Celeste

Collins
World English Dictionary
celesta or celeste (sɪˈlɛstə, sɪˈlɛst)
 
n
music a keyboard percussion instrument consisting of a set of steel plates of graduated length that are struck with key-operated hammers. The tone is an ethereal tinkling sound. Range: four octaves upwards from middle C
 
[C19: from French, Latinized variant of céleste heavenly]
 
celeste or celeste
 
n
 
[C19: from French, Latinized variant of céleste heavenly]

Collins English Dictionary - Complete & Unabridged 10th Edition
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Etymonline
Word Origin & History

Celeste
fem. proper name, from Fr. céleste (11c.) "sky, heaven," from L. cælestus, from cælum "heaven" (see celestial).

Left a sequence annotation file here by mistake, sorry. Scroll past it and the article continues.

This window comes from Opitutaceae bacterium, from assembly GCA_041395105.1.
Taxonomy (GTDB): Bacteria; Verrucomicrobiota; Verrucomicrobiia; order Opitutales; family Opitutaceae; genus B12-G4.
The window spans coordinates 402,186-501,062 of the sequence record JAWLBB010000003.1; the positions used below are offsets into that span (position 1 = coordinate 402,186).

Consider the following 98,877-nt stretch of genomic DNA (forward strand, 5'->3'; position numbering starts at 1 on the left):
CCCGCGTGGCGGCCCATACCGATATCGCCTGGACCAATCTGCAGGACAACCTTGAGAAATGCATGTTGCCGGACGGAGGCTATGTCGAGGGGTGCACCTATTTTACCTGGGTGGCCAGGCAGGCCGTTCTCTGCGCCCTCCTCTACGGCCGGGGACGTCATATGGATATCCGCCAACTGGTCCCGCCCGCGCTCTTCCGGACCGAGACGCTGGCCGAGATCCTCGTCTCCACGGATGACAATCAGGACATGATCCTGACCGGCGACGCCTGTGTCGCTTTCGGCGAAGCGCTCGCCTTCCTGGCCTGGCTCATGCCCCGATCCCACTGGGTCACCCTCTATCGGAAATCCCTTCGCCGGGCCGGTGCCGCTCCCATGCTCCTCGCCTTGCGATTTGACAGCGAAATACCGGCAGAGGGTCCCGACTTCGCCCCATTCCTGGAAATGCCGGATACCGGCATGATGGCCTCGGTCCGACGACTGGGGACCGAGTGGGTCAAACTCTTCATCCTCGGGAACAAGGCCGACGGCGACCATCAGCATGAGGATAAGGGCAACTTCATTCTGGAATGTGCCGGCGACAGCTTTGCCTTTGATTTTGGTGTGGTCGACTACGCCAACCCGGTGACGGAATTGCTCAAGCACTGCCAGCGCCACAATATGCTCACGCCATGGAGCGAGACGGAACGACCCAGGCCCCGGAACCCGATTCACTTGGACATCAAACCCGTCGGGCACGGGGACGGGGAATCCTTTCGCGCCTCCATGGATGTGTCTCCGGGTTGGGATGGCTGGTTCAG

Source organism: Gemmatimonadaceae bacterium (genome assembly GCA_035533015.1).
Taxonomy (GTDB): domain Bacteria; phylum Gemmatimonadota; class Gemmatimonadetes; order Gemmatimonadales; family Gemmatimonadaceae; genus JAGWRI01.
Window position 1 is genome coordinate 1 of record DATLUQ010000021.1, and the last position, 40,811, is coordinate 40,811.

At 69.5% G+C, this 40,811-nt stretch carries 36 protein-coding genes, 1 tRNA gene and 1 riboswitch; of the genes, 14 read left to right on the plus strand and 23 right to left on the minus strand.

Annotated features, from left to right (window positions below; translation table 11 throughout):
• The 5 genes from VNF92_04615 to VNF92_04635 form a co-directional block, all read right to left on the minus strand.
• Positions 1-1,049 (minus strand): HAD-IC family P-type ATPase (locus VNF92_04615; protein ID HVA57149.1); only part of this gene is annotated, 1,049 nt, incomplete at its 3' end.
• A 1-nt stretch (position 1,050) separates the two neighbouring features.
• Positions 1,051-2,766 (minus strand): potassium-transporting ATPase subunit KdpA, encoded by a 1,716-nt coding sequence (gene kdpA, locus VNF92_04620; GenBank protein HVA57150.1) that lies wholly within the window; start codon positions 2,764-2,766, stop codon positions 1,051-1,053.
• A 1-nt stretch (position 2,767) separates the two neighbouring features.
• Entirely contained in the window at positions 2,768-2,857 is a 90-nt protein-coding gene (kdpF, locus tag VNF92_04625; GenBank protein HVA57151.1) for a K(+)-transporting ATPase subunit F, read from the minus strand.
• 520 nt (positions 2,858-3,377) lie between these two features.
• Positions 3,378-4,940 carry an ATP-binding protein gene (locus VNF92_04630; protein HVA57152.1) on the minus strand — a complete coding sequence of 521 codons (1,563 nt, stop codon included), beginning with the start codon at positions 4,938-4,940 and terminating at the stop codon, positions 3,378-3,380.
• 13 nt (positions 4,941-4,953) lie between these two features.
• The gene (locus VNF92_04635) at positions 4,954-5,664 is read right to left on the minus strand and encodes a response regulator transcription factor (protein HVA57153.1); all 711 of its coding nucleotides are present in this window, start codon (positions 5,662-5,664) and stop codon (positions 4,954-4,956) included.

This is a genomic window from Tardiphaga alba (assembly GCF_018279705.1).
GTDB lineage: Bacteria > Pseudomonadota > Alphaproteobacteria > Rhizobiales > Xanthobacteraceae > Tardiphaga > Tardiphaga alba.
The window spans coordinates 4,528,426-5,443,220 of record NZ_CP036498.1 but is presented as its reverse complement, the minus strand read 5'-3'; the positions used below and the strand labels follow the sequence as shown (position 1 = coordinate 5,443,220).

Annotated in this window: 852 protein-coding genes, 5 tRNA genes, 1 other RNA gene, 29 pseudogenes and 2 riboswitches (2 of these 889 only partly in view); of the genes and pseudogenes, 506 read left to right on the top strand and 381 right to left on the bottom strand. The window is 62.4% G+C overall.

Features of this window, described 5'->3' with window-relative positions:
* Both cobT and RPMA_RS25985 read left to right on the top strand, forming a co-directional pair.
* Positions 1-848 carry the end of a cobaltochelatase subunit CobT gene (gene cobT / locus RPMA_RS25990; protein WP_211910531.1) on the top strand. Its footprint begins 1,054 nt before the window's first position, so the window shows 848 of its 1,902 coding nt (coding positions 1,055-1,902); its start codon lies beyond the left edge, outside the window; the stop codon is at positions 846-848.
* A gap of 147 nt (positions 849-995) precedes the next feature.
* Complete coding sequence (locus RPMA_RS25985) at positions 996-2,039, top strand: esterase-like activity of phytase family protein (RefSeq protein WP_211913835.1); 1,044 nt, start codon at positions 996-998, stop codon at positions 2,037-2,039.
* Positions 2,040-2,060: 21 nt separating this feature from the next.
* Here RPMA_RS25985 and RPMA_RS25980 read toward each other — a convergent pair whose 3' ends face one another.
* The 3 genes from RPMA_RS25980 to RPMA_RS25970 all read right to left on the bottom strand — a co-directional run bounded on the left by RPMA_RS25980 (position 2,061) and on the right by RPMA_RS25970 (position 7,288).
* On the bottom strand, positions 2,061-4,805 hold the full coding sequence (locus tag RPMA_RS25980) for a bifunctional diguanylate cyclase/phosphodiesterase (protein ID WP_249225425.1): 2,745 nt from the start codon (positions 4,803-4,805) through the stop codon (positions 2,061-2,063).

Online Etymology Dictionary, © 2010 Douglas Harper
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Encyclopedia Britannica
Encyclopedia

celeste

orchestral percussion instrument resembling a small upright piano, patented by a Parisian, Auguste Mustel, in 1886. It consists of a series of small metal bars (and hence is a metallophone) with a keyboard and a simplified piano action in which small felt hammers strike the bars. Each bar is resonated by a wooden box or similar chamber tuned to reinforce the fundamental harmonic (component tone) of the bar. A pedal lifts a felt-pad damper from the bars, permitting use of either sustained or short notes. The normal range is four octaves upward from middle C

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Encyclopedia Britannica, 2008. Encyclopedia Britannica Online.
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